Fueled by Knowledge and Ambition

The Ngombe petroleum jelly business members

When the Ngombe Women’s Village Savings and Loan Association (VSLA) started its petroleum jelly business in June 2023, they began with the hope that it would supplement their agricultural income. Six months after its beginning, the business generates about 300,000 UGX in weekly revenue and is well on its way to being the primary income source for some families. 

For most people residing in the Ngombe, a remote village in the district of Kyenjojo, agriculture has been the main income source, followed by manual labor. While traditional farming did not provide great returns, lack of affordable credit and know-how on starting a business meant fewer opportunities. In 2023, when the community partnered with RTV under the “From Last Mile Into Possibilities” (FLIP) project, a comprehensive plan was drawn to address such barriers to development and increase household incomes. 

Supported by the Government of Canada through Global Affairs Canada (GAC), the FLIP project aims to improve agricultural incomes sustainably for last-mile communities, focusing on holistic and equitable development. As part of the project, the community participated in training sessions on modern farming techniques, financial literacy, forming cooperatives to pool resources, and various other aspects of community-led development. As the community began to improve their farming output and incomes, various VSLAs were set up to pool savings and use them for community development initiatives and to provide affordable credit. The petroleum jelly-making initiative directly resulted from one such VSLA formed by the community’s women. 

The 30g and 50g bottles produced by the group.

“A local Government official trained us on various projects such as bar and liquid soap making, producing petroleum jelly, and weaving baskets. Petroleum jelly has good demand and is also useful for various skin conditions,” mentions Kabasomi, a member of the women’s savings group. 

Funds pooled by the VSLA and personal contributions helped procure raw materials such as wax, various types of oils, and packaging containers. Once ready to be sold, the group employed promotional pricing to gain customers. “We started with a promotional price of UGX 500 and UGX 1000 for 30g and 50g bottles, respectively, to gain customers and not focus on just making a profit initially,” says Jacy, the group secretary. “As more people started buying our product, we gradually increased prices to cover our production costs and generate some profit,” she adds. The 30g variant is currently priced at UGX 1000, while the 50g is sold for UGX 2000.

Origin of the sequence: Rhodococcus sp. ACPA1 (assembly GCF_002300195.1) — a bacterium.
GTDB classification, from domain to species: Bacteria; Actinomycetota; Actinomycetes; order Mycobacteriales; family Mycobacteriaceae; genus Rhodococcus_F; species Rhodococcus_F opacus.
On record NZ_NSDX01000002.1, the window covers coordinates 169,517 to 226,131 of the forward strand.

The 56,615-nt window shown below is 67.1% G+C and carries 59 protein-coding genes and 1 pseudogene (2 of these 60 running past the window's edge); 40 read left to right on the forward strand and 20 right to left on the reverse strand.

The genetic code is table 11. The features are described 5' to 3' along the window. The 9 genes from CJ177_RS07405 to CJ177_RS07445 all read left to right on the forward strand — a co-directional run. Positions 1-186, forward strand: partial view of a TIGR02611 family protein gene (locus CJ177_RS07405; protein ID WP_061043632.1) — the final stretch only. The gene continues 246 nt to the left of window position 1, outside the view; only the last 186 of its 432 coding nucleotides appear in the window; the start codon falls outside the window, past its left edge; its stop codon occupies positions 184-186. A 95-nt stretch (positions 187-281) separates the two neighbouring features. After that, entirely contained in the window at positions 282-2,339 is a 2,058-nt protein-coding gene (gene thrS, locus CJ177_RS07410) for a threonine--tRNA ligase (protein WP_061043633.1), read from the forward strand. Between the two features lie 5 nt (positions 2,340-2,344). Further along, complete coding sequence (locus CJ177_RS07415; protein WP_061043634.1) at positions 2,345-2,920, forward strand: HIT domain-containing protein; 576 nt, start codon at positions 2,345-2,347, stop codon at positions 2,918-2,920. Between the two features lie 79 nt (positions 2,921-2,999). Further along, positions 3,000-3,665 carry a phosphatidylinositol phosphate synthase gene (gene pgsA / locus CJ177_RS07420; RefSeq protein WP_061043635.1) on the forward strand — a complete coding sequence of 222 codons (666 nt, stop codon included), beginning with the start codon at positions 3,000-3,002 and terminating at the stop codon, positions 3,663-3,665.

They currently produce 200 tins of petroleum jelly every week. By re-investing most of their profits into the business, they aim to increase their weekly production to 1000 tins, acquire a dedicated workspace, and buy sealing and packaging machines.

The group has already charted a strategic course for this year, with plans to obtain certification from the Uganda National Bureau of Standards (UNBS); they aim to supply their products nationwide and increase their product range. “We plan to diversify our production by introducing hair shiners, shampoo, aftershave, and pain balm, among others. While we may be currently limited by capital, we are driven by knowledge and ambition,” Jacy concludes. 

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Raising The Village (RTV) partners with last-mile, rural communities in Sub-Saharan Africa and develops holistic initiatives that pave the pathway out of ultra-poverty towards economic self-sufficiency within 24 months. Our programs focus on improving agricultural incomes through training and providing agricultural inputs, diversifying income streams, removing barriers to participation such as lack of access to health, water, financial inclusion, and food security, and promoting healthy behaviors including adopting healthy WASH and gender equity practices. Since 2016, we have impacted the lives of more than 665,000 people in last-mile villages in Uganda and increased household incomes and earnings by 138% in 24 months.